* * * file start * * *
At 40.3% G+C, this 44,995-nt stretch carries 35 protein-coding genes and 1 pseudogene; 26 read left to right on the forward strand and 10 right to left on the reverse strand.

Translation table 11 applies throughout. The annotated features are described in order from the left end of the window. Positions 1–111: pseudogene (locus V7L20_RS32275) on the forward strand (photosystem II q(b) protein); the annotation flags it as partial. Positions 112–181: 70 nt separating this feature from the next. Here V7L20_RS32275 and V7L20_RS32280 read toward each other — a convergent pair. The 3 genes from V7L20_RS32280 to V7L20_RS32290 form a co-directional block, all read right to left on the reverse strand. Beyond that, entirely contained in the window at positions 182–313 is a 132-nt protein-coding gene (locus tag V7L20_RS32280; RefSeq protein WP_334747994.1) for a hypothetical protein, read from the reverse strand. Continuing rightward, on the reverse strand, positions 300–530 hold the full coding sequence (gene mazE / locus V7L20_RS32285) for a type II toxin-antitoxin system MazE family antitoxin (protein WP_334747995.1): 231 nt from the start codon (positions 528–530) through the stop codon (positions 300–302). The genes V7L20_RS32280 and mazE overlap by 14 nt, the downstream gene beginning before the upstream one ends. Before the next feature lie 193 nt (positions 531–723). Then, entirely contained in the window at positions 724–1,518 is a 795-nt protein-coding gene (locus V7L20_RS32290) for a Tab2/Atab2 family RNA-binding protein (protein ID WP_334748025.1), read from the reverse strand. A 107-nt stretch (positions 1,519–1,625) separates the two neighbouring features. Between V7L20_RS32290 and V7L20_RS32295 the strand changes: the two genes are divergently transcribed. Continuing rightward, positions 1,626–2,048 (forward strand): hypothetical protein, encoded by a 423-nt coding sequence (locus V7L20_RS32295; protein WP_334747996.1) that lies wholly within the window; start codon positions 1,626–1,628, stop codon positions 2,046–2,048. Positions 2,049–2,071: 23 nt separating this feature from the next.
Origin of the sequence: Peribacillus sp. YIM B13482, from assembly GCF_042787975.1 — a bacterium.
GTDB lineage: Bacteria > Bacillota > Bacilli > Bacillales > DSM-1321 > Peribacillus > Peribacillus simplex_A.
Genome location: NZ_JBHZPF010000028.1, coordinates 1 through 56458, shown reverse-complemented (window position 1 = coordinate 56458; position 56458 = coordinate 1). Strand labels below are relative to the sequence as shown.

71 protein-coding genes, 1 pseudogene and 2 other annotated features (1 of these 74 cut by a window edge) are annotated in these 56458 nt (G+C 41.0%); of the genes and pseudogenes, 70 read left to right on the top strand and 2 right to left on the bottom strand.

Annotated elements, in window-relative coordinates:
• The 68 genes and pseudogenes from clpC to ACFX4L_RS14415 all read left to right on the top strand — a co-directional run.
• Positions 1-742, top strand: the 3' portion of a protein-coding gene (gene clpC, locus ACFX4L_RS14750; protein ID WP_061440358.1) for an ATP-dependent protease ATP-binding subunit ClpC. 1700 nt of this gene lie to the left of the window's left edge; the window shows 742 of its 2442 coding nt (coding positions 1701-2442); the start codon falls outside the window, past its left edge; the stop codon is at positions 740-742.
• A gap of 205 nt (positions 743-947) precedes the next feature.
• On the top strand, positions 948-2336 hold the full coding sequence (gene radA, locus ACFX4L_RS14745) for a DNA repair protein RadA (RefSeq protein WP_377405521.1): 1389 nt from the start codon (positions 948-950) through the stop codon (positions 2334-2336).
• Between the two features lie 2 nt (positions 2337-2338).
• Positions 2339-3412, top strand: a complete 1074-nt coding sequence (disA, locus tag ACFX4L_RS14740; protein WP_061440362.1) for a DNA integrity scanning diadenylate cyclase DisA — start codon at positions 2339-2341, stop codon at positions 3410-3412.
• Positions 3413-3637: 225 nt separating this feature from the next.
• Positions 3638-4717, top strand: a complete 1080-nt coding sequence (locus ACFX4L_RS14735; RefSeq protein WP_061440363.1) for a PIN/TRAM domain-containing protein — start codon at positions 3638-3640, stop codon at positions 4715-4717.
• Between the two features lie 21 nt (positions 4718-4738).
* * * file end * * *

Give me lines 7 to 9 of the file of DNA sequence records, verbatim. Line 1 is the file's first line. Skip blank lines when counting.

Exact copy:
Annotated elements, in window-relative coordinates:
• The 68 genes and pseudogenes from clpC to ACFX4L_RS14415 all read left to right on the top strand — a co-directional run.
• Positions 1-742, top strand: the 3' portion of a protein-coding gene (gene clpC, locus ACFX4L_RS14750; protein ID WP_061440358.1) for an ATP-dependent protease ATP-binding subunit ClpC. 1700 nt of this gene lie to the left of the window's left edge; the window shows 742 of its 2442 coding nt (coding positions 1701-2442); the start codon falls outside the window, past its left edge; the stop codon is at positions 740-742.